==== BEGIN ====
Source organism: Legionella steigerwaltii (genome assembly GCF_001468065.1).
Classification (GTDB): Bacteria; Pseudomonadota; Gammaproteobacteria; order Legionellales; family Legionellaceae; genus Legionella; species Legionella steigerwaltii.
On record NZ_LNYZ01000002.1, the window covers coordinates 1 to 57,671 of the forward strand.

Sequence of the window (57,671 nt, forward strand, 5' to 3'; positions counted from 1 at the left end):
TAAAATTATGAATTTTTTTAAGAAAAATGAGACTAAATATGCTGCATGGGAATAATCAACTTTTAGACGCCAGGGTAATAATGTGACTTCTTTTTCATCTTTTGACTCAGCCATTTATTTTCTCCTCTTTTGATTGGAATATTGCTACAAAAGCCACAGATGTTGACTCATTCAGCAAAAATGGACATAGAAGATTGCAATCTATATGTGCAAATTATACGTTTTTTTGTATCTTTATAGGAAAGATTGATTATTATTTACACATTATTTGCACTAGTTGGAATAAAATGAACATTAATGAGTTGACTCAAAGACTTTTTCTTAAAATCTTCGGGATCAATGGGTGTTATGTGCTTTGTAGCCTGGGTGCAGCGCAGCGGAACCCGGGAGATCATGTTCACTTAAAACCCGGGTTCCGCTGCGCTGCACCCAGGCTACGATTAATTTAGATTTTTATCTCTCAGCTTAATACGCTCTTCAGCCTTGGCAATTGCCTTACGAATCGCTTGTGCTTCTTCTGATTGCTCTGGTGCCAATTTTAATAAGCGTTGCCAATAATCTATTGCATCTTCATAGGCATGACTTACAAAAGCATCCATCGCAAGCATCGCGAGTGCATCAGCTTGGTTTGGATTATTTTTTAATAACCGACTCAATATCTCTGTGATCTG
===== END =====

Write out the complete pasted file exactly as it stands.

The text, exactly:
Source organism: Legionella steigerwaltii (genome assembly GCF_001468065.1).
Classification (GTDB): Bacteria; Pseudomonadota; Gammaproteobacteria; order Legionellales; family Legionellaceae; genus Legionella; species Legionella steigerwaltii.
On record NZ_LNYZ01000002.1, the window covers coordinates 1 to 57,671 of the forward strand.

Sequence of the window (57,671 nt, forward strand, 5' to 3'; positions counted from 1 at the left end):
TAAAATTATGAATTTTTTTAAGAAAAATGAGACTAAATATGCTGCATGGGAATAATCAACTTTTAGACGCCAGGGTAATAATGTGACTTCTTTTTCATCTTTTGACTCAGCCATTTATTTTCTCCTCTTTTGATTGGAATATTGCTACAAAAGCCACAGATGTTGACTCATTCAGCAAAAATGGACATAGAAGATTGCAATCTATATGTGCAAATTATACGTTTTTTTGTATCTTTATAGGAAAGATTGATTATTATTTACACATTATTTGCACTAGTTGGAATAAAATGAACATTAATGAGTTGACTCAAAGACTTTTTCTTAAAATCTTCGGGATCAATGGGTGTTATGTGCTTTGTAGCCTGGGTGCAGCGCAGCGGAACCCGGGAGATCATGTTCACTTAAAACCCGGGTTCCGCTGCGCTGCACCCAGGCTACGATTAATTTAGATTTTTATCTCTCAGCTTAATACGCTCTTCAGCCTTGGCAATTGCCTTACGAATCGCTTGTGCTTCTTCTGATTGCTCTGGTGCCAATTTTAATAAGCGTTGCCAATAATCTATTGCATCTTCATAGGCATGACTTACAAAAGCATCCATCGCAAGCATCGCGAGTGCATCAGCTTGGTTTGGATTATTTTTTAATAACCGACTCAATATCTCTGTGATCTG